I knew some of the people - and at least half of them knew me.
What has this to do with mission work, with evangelization?
Evangelization, spreading the Good News of the Gospel, is central to a calling to be a disciple of Jesus. This is something that I have heard almost incessantly in the six and a half years I’ve lived here in Honduras. It is also central to the message of Pope Francis. I also recently found an interesting discussion in a book about Saint Francis.
A few nights ago, I finished Eloi Leclerc’s The Wisdom of the Poor One of Assisi. In this book, the author tries to present both the light and the shadows of a dark period of Francis life, imagining how Francis may have felt and thought.
It is a small intriguing portrait of Francis of Assisi during the time when he felt abandoned and betrayed. The original vision, with its ecstatic evangelical joy, no longer satisfied some of his followers, who wanted a more stable existence.
At the end of the book, when Francis has come to terms with the whirlwind around him and within himself, these are the words that come from his heart, in a conversation with a Brother Tancred.
“The Lord has sent us to evangelize the world. But have you already thought about what it means to evangelize people?
“Can't you see, Brother, that to evangelize a person is to say to that one: ‘You─yes, you too are loved by God in the Lord Jesus.’”
When I read this, I recalled the message of Pope Francis in his pastoral exhortation The Joy of the Gospel, ¶164:
On the lips of the catechist the first proclamation must ring out over and over: “Jesus Christ loves you; he gave his life to save you; and now he is living at your side every day to enlighten, strengthen and free you.”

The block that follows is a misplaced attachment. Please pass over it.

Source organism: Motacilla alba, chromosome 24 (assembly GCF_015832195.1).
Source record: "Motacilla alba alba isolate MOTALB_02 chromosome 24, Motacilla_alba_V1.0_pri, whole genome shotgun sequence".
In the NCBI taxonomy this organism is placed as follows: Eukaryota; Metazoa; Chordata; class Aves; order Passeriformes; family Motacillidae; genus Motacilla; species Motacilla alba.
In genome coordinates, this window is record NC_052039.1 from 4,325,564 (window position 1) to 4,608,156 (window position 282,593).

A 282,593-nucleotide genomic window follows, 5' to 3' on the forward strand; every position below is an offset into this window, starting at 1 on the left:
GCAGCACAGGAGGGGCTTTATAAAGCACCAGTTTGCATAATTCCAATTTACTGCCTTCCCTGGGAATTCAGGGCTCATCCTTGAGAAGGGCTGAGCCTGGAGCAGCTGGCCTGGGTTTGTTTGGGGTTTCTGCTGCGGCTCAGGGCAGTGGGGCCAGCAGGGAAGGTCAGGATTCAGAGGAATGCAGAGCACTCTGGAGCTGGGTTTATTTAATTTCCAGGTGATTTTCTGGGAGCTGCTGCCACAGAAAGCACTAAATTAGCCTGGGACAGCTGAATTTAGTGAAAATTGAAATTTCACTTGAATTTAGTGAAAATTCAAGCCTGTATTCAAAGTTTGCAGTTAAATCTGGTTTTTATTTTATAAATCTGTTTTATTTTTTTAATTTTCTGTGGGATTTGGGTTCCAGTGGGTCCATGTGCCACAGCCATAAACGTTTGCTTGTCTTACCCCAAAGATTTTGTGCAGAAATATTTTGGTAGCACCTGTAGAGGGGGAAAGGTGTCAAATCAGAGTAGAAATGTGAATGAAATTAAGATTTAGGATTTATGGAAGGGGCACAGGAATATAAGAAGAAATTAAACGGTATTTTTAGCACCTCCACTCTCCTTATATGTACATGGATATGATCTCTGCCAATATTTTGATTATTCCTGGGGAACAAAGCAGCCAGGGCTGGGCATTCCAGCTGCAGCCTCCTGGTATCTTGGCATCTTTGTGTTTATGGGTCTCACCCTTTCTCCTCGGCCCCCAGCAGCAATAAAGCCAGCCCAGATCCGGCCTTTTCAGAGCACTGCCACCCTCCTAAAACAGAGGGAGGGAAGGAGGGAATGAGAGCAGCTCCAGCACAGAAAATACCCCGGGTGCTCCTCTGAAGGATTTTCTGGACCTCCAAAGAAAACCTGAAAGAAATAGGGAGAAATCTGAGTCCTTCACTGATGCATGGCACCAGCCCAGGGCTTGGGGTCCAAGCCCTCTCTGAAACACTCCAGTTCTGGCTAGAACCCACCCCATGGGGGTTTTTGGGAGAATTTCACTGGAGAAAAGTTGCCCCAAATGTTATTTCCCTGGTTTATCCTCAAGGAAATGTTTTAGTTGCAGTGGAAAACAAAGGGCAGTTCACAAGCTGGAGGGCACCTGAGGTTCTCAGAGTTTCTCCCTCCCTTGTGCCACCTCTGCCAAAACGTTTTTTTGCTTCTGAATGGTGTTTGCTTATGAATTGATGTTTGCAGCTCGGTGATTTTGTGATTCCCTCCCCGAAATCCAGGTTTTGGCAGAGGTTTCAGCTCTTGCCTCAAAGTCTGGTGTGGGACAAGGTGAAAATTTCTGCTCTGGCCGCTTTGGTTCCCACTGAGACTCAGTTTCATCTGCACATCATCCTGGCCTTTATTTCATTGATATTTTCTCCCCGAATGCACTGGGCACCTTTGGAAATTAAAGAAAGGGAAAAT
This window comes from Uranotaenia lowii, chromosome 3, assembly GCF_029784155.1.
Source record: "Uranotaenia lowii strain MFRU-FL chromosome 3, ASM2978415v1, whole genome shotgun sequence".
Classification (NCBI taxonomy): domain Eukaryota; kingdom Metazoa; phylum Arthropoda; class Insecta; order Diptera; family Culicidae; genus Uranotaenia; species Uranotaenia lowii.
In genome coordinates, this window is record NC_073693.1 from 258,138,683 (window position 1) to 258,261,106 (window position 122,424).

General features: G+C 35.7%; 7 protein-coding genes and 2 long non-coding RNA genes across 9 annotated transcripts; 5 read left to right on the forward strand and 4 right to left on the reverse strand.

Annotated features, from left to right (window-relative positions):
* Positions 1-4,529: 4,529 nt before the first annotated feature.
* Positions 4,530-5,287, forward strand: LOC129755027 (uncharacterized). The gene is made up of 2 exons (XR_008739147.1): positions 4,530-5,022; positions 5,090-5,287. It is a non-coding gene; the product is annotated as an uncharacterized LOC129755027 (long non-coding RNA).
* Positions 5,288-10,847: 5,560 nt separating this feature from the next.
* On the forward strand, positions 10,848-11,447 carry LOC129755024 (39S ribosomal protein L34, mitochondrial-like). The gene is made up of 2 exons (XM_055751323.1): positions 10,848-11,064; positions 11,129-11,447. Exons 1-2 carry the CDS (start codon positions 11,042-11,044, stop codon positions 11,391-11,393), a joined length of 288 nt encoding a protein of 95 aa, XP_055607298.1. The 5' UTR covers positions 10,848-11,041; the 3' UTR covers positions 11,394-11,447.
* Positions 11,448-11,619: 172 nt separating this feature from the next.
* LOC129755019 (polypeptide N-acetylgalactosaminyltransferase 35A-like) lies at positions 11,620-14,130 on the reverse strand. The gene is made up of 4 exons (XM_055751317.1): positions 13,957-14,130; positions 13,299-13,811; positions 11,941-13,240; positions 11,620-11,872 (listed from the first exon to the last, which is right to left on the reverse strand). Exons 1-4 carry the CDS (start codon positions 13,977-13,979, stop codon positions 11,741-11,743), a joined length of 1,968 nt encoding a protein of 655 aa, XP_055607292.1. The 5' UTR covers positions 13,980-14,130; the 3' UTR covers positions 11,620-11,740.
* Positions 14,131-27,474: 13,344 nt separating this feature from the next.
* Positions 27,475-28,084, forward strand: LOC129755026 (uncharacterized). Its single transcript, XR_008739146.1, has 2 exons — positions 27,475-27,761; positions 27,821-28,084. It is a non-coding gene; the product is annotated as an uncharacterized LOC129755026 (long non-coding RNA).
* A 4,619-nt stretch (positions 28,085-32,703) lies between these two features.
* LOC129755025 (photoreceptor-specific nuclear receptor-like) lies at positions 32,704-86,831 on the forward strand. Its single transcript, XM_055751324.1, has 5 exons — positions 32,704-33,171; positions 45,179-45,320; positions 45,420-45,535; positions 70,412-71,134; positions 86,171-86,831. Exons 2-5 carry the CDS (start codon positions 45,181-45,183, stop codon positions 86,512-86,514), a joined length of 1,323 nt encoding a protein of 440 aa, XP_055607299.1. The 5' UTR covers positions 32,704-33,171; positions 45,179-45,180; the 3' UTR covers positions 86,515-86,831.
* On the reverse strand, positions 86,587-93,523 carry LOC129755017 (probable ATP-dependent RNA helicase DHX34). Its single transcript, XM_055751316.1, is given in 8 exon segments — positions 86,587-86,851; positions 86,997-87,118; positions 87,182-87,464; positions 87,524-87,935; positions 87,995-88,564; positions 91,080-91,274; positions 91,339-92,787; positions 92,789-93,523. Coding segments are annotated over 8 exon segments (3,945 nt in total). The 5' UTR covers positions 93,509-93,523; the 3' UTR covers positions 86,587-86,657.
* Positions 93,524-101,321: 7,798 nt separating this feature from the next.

But how, we ask?
In the words of Leclerc’s Francis:
“And you must not only tell that person so, but you must really believe it, and not only believe it, but conduct yourself with this person in such a way that this person can feel and discover there is something within that is being redeemed, something more majestic and noble than had ever been dreamed.”
Believing in the person before me is not always easy. Here, where the poor are marginalized, ignored, and looked down upon, friendship with them, accompanying them is critical.
When we interact with others in this way, believing in their goodness, their dignity, and their abilities, something happens. At times, I have seen the “spark of God” with others blaze up and create a change.
Leclerc’s Francis continues:
“Thus will this person be aroused to a new awareness of self. Thus will you have proclaimed to that one ‘the good tidings of great joy.’ This will be possible only if you offer that person your friendship, a true friendship, unbiased and without condescension, a friendship rooted in profound confidence and esteem."
The essential is to be friends with the poor. As Paul wrote to the Romans (12:16);
…do not be haughty but associate with the lowly…
Finally, as LeClerc’s Francis advises Tancred to accompany the people, to be with them in their struggles, as a companion:
“We must go unto all people, but that is not easy. The world of people is a huge battlefield for wealth and power, and too much suffering and atrocity can eclipse the face of God. In going to everyone we must above all never appear to them as a new species of competitor. We must stand in the midst of them as the peaceful witnesses for the All Powerful, as those who covet nothing and scorn no one, people capable of truly becoming their friends. It is our friendship that they are waiting for, a friendship that should make them feel they are loved by God and redeemed in Jesus Christ.”
This seems close to what Pope Francis wrote in Evangelii Gaudium, ¶ 268:
To be evangelizers of souls, we need to develop a spiritual taste for being close to people’s lives and to discover that this is itself a source of greater joy. Mission is at once a passion for Jesus and a passion for his people.
Being with people, accompanying them in their joys and sorrows and struggles, is central for evangelization.
That for me is an essential part of who I am and what I do here in Honduras. That's what I was privileged to do today.